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Title: Pro-inflammatory and oxidative effects of noncrystalline uric acid in human mesangial cells: contribution to hyperuricemic glomerular damage
Authors: Convento, M. S. [UNIFESP]
Pessoa, E. [UNIFESP]
Dalboni, Maria Aparecida [UNIFESP]
Borges, F. T. [UNIFESP]
Schor, N. [UNIFESP]
Universidade Federal de São Paulo (UNIFESP)
Keywords: Reactive oxygen species
Noncrystalline uric acid
Cyclooxygenase 2
Mesangial cells
Issue Date: 1-Feb-2011
Publisher: Springer
Citation: Urological Research. New York: Springer, v. 39, n. 1, p. 21-27, 2011.
Abstract: Hyperuricemia is associated with cardiovascular and renal diseases, as glomerulosclerosis. Noncrystalline uric acid induces deleterious effects on endothelial and vascular smooth muscle cells. in the present study, we analyzed the damage induced by UA on human mesangial cells (HMC), the potential mechanism involved in this injury, and its consequences during infection. HMC were exposed to noncrystalline UA (8 mg/dl) and/or lipopolysaccharide (LPS, 100 mu g/ml) for 24 h. in the experiments of cellular viability, HMC were exposed to 8-50 mg/dl of UA. Necrosis was assessed by acridine orange and ethidium bromide. Reactive oxygen species (ROS) were analyzed by 2',7'-dichlorofluorescein. Prostaglandin E2 (PGE2) was evaluated by ELISA. Cyclooxygenase 2 (COX-2) expression was assessed by real-time PCR. UA induced necrosis only at supraphysiological concentrations. Nevertheless, it significantly increased ROS production at 8 mg/dl. LPS increased necrosis and ROS production. Interestingly, the association between UA and LPS decreased ROS and necrosis. UA associated or not with LPS induced COX-2 expression and PGE2 increases in HMC. Results suggest that UA has pro- and anti-oxidant effects in HMC. During infections, it acts like scavenger increasing cellular viability, but alone it can induce ROS production and cellular death in higher concentrations. Additionally, UA has direct pro-inflammatory effects inducing COX-2 expression and PGE2 synthesis. It is concluded that elevated concentrations of uric acid potentially contributes to glomerular damage.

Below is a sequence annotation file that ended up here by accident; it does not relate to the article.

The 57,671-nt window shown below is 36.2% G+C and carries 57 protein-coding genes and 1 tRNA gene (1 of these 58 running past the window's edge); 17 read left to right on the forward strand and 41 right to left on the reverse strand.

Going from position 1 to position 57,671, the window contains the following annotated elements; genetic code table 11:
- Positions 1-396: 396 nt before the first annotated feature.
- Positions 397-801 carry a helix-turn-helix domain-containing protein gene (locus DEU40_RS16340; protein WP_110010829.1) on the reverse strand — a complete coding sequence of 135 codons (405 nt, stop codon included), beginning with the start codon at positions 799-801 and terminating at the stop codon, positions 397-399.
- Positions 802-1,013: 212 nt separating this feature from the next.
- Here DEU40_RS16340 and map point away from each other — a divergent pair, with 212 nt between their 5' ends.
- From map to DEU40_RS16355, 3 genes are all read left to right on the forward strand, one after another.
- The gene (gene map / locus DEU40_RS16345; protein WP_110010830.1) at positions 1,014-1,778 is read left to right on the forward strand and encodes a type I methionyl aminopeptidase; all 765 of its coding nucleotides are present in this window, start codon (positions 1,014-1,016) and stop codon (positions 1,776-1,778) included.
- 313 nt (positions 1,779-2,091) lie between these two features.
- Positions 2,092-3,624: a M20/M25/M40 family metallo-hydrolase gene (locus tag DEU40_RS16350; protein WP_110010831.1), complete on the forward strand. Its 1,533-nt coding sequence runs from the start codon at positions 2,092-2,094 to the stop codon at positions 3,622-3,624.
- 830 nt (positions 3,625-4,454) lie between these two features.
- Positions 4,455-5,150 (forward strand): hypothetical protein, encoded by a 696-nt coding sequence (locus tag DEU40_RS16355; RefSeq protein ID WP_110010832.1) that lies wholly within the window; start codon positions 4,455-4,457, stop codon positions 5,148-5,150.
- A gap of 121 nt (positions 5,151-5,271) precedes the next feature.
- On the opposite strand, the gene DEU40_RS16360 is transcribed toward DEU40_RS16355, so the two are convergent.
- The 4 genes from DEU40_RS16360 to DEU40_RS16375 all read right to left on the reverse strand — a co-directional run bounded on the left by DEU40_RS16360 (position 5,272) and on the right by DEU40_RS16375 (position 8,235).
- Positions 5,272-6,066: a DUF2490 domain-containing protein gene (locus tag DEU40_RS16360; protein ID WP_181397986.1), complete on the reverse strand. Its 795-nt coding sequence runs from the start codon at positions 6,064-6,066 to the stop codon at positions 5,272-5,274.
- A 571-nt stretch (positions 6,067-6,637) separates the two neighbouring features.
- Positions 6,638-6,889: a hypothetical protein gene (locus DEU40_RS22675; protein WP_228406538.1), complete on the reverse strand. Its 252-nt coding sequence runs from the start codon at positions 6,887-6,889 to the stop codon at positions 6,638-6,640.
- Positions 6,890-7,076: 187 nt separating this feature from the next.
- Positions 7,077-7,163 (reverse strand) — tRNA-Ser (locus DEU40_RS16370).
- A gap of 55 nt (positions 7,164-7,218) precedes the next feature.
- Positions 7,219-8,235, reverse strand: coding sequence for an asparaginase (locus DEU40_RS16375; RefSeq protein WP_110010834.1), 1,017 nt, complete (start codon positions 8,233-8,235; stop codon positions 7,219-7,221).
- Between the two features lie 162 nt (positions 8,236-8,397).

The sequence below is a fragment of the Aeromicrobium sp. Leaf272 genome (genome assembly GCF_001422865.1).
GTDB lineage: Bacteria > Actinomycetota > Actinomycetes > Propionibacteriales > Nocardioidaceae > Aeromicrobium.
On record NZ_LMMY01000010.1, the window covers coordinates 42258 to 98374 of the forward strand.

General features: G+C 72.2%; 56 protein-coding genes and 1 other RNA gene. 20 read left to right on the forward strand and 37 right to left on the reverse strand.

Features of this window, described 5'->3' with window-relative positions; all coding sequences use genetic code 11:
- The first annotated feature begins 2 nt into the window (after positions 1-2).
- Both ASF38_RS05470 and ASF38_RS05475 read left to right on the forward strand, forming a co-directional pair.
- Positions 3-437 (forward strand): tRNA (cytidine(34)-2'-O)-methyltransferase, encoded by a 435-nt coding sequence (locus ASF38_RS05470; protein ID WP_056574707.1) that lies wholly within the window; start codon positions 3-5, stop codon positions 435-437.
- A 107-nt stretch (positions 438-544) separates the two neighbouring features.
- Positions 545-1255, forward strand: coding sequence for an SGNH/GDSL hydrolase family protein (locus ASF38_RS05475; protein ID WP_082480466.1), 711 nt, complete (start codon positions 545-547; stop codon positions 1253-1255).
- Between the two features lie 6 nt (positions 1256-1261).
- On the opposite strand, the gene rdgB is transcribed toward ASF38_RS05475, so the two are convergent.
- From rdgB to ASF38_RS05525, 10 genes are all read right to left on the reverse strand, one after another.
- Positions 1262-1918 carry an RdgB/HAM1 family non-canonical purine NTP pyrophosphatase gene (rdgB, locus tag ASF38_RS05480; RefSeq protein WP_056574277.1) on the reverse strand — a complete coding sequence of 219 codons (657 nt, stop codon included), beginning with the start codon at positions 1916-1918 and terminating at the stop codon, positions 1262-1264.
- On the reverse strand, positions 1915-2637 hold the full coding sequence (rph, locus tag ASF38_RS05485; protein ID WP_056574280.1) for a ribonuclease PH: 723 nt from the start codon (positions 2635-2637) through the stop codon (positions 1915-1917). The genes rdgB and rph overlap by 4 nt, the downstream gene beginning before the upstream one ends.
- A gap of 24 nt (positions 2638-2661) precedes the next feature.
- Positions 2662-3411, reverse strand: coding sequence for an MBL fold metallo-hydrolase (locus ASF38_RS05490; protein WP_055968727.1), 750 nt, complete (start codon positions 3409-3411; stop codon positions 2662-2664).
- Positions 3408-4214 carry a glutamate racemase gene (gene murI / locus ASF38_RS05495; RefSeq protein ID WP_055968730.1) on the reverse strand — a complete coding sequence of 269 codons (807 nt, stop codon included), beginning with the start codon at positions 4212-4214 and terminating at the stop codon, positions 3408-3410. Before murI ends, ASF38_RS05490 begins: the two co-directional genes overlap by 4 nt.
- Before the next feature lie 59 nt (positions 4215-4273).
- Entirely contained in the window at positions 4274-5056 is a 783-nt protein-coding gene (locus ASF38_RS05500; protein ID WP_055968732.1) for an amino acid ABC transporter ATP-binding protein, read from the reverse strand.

ISSN: 0300-5623
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